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Anti-ACA Texas wants Feds to renew $6.2 billion a year Medicaid deal

The Texas State Capitol.


For Kaiser Health News

Texas rejected billions in federal aid to expand Medicaid under the Affordable Care Act, calling the program “broken.”  The leading Texas politicians opposed the ACA. But now it’s asking the Trump administration to renew a deal that’s brought the state an additional $6.2 billion a year under Medicaid to help care for the poor.

Half the money is used to help hospitals finance care for the uninsured, and the rest goes to hospitals and other providers to test regional programs to improve care and access, such as opening school-based health clinics to steer people away from expensive emergency room visits.

State officials are hoping to win a 21-month extension of an agreement that began in 2011 and will expire in December.

The Trump administration signed off on a similar pact with Florida in April, increasing extra Medicaid funds to that state from $600 million a year to $1.5 billion annually. In December, the Obama administration extended a pact with Tennessee to 2021. It is worth at least $500 million a year to the state.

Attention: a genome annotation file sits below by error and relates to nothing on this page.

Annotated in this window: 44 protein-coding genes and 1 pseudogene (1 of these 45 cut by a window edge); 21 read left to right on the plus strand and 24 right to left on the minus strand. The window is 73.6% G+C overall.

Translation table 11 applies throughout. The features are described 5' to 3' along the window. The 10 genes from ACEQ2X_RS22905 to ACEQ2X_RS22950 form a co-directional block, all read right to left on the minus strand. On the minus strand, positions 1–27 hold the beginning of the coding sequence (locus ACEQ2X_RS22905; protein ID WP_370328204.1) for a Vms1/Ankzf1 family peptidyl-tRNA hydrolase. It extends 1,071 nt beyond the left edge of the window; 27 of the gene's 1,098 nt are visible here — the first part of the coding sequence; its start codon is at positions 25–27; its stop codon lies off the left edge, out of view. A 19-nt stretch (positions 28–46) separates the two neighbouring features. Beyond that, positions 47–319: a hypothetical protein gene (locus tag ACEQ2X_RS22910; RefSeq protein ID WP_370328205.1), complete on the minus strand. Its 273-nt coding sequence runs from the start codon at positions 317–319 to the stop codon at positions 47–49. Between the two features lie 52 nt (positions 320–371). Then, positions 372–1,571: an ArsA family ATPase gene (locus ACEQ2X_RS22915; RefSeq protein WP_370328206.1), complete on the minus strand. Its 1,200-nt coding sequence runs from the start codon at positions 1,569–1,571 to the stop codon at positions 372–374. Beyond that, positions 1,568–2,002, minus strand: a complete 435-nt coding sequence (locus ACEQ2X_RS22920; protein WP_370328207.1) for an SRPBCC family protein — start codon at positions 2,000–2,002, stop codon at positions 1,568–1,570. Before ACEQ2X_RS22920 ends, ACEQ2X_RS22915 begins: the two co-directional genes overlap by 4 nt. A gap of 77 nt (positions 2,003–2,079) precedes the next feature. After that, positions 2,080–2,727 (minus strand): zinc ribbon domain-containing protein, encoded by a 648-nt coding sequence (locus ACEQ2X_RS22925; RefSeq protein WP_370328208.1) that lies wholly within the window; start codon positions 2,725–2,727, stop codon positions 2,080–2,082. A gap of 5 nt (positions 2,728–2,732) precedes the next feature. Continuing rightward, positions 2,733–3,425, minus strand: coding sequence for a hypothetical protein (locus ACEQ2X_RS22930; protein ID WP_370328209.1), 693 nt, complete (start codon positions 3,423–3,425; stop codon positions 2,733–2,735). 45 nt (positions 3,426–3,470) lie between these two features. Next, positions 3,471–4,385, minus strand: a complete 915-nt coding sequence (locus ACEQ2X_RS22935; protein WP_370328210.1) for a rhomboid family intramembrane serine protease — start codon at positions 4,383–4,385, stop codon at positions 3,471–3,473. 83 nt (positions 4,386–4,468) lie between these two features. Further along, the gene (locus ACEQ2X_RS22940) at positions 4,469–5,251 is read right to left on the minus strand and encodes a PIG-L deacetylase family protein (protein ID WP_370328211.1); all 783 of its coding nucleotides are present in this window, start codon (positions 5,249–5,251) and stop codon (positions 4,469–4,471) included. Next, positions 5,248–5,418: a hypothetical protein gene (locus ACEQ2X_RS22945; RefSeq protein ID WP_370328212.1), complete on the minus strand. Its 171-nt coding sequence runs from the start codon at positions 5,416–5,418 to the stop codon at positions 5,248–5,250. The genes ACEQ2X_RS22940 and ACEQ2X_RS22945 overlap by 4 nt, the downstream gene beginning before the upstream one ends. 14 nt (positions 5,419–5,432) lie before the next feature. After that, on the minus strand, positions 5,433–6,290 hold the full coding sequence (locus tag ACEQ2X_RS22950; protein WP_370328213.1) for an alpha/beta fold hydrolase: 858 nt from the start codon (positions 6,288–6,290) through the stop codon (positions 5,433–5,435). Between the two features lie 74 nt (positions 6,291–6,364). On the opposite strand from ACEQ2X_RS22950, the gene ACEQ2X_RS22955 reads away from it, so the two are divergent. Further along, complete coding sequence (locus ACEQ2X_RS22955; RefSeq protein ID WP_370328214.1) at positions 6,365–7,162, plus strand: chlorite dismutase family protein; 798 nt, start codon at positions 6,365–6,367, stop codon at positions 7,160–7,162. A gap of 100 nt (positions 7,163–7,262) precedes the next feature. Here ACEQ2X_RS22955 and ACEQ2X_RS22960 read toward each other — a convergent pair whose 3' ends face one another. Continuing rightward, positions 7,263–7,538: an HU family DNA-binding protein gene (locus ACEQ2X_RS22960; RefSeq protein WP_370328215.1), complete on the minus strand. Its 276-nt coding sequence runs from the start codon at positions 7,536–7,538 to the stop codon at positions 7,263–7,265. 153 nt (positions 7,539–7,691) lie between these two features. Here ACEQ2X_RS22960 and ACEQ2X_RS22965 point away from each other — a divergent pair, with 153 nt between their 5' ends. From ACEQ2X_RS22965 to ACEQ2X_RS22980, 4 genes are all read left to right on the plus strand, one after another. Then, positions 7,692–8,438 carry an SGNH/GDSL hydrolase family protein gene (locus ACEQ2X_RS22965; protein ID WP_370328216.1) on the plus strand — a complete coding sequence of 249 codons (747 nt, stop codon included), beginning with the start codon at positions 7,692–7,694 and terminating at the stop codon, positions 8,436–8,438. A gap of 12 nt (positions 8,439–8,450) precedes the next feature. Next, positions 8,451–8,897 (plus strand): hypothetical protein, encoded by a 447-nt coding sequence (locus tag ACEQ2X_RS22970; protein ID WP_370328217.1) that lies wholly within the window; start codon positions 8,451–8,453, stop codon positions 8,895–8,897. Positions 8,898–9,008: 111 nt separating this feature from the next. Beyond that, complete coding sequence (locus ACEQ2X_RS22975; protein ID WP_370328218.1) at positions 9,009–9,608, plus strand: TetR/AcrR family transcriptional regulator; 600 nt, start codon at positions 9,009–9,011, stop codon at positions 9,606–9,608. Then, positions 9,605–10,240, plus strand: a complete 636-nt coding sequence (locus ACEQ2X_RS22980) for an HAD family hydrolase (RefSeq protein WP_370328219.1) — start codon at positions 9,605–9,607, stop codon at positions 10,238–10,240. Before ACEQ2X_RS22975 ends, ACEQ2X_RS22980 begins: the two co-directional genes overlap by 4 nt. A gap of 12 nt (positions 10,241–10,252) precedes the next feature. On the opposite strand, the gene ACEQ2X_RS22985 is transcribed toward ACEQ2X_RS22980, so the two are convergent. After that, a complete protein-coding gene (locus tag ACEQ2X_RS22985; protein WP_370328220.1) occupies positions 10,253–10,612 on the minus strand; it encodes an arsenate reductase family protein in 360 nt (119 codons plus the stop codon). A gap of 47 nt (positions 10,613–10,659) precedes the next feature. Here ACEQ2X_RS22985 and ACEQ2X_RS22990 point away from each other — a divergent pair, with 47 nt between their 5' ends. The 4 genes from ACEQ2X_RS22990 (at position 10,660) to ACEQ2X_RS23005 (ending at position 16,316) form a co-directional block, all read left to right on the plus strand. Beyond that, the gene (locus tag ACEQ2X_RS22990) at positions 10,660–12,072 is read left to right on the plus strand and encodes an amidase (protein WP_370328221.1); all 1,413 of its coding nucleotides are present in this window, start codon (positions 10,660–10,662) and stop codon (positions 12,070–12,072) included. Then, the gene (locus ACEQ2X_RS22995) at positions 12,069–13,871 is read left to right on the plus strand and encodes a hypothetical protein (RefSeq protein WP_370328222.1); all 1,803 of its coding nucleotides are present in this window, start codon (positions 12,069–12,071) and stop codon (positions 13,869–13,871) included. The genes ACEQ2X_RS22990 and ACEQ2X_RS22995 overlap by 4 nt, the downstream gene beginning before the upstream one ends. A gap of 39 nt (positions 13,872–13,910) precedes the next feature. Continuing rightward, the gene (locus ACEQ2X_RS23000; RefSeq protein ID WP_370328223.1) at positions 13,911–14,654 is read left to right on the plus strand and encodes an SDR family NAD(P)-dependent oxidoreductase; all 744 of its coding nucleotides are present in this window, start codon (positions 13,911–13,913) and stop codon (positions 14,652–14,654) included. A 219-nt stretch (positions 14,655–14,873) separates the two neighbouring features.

Several states receive such funds but Texas’s allocation is the highest. To put Texas’ request in perspective, $6.2 billion represents more than a third of what the federal government now contributes to the state’s Medicaid program annually. Texas kicks in the balance to pay for its $29 billion Medicaid program, which covers nearly 4.8 million people.

Hospitals are counting on the cash to absorb the costs of uncompensated care, which they say has escalated even as the state’s uninsured rate fell from 20 percent in 2013 to 16 percent in 2015, according to the Kaiser Family Foundation’s estimates. (Kaiser Health News is an editorially independent program of the foundation.)

Without the money, programs and services to the poor will have to be cut, including many new clinics opened to expand access, hospitals say.